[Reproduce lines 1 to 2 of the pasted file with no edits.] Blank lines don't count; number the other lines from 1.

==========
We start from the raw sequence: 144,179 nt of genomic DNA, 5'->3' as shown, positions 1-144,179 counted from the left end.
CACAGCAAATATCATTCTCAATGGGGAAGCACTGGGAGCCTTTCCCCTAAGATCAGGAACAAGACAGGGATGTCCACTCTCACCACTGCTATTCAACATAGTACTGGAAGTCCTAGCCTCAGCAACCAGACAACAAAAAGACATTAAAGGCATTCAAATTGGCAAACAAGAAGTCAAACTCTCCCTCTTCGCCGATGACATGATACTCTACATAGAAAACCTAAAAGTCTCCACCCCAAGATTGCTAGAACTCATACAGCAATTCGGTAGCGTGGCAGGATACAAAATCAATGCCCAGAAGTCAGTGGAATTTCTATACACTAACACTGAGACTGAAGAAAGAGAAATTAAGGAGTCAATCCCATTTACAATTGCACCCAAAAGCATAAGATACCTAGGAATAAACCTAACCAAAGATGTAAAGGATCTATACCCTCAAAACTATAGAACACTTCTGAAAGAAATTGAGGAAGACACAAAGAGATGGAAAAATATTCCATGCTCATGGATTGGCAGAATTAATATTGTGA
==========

We start from the raw sequence: 144,179 nt of genomic DNA, 5'->3' as shown, positions 1-144,179 counted from the left end.
CACAGCAAATATCATTCTCAATGGGGAAGCACTGGGAGCCTTTCCCCTAAGATCAGGAACAAGACAGGGATGTCCACTCTCACCACTGCTATTCAACATAGTACTGGAAGTCCTAGCCTCAGCAACCAGACAACAAAAAGACATTAAAGGCATTCAAATTGGCAAACAAGAAGTCAAACTCTCCCTCTTCGCCGATGACATGATACTCTACATAGAAAACCTAAAAGTCTCCACCCCAAGATTGCTAGAACTCATACAGCAATTCGGTAGCGTGGCAGGATACAAAATCAATGCCCAGAAGTCAGTGGAATTTCTATACACTAACACTGAGACTGAAGAAAGAGAAATTAAGGAGTCAATCCCATTTACAATTGCACCCAAAAGCATAAGATACCTAGGAATAAACCTAACCAAAGATGTAAAGGATCTATACCCTCAAAACTATAGAACACTTCTGAAAGAAATTGAGGAAGACACAAAGAGATGGAAAAATATTCCATGCTCATGGATTGGCAGAATTAATATTGTGA